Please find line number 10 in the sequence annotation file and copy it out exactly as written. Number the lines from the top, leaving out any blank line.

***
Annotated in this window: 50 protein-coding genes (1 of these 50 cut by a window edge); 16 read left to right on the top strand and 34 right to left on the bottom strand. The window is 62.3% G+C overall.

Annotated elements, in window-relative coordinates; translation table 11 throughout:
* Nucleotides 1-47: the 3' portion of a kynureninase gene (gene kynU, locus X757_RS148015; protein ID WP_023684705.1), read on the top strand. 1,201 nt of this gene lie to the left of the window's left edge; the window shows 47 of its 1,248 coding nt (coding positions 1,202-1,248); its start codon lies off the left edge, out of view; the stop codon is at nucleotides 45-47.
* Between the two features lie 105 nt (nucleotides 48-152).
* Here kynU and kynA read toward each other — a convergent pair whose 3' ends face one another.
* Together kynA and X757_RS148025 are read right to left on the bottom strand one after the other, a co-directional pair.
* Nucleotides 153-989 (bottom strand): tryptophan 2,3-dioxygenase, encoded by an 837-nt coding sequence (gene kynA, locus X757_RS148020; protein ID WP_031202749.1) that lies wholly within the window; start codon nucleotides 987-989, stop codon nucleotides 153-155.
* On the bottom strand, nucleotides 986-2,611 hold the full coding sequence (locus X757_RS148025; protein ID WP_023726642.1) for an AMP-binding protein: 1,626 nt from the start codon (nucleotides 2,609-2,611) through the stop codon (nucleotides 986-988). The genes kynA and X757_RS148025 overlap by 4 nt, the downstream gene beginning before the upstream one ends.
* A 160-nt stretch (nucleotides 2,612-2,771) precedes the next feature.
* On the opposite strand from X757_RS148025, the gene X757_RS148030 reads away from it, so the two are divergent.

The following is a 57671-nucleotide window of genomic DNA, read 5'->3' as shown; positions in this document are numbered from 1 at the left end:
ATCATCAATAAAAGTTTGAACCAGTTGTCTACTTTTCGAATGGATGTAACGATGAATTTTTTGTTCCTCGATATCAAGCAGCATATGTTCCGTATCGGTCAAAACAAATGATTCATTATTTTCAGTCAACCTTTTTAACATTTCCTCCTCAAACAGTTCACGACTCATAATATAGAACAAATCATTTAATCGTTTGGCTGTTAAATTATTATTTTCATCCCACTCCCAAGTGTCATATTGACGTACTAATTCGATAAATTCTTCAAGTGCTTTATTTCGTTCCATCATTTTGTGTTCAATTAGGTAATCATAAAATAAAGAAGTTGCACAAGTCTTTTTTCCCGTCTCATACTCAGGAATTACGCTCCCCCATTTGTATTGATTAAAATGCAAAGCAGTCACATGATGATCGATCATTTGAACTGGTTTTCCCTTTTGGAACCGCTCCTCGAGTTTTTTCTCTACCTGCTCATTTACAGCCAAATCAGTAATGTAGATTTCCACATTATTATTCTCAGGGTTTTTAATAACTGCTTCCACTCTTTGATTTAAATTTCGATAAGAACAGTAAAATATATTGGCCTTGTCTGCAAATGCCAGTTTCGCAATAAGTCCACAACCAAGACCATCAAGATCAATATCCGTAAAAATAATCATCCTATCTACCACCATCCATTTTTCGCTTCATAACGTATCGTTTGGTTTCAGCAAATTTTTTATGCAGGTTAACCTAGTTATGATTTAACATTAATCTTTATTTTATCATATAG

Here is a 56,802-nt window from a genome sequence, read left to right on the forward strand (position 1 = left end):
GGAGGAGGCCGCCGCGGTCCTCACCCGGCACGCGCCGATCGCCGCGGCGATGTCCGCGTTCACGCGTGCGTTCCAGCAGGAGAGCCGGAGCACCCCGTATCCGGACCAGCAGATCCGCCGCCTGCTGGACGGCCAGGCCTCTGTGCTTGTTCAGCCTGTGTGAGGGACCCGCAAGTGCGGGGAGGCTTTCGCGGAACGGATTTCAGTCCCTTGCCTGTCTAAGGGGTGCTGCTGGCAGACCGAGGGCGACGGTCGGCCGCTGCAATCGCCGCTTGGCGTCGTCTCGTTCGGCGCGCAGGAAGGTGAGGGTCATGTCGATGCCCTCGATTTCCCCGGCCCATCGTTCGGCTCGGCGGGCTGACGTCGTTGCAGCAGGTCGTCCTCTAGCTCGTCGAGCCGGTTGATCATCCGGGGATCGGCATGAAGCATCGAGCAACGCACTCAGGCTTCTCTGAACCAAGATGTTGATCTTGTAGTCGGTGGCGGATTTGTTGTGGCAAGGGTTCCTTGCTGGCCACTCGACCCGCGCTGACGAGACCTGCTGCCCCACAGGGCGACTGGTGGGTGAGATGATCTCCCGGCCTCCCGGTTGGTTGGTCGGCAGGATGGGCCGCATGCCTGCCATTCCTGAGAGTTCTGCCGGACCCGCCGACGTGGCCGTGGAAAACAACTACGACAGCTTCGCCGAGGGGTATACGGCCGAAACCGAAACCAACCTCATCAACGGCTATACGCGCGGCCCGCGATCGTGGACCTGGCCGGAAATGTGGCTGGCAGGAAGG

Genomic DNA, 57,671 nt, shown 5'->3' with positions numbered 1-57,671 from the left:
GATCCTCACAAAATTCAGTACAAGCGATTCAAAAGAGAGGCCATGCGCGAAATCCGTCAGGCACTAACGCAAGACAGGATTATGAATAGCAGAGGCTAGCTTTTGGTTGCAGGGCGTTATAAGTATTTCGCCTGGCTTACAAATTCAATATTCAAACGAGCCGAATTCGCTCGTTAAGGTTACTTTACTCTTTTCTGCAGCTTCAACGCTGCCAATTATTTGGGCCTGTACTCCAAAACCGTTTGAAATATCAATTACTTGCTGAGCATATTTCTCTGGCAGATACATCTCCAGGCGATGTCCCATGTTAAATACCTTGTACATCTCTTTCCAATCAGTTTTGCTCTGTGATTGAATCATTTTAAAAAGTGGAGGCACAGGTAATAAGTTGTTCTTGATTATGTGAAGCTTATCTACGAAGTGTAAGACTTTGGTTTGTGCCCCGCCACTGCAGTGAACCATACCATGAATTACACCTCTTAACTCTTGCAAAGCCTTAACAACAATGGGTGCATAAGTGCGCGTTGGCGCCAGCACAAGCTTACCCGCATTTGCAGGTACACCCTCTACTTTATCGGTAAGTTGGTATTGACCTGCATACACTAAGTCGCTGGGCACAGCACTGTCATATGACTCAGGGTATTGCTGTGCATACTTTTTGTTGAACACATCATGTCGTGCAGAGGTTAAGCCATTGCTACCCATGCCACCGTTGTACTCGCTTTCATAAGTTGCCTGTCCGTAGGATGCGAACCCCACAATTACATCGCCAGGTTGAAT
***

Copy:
* On the opposite strand from X757_RS148025, the gene X757_RS148030 reads away from it, so the two are divergent.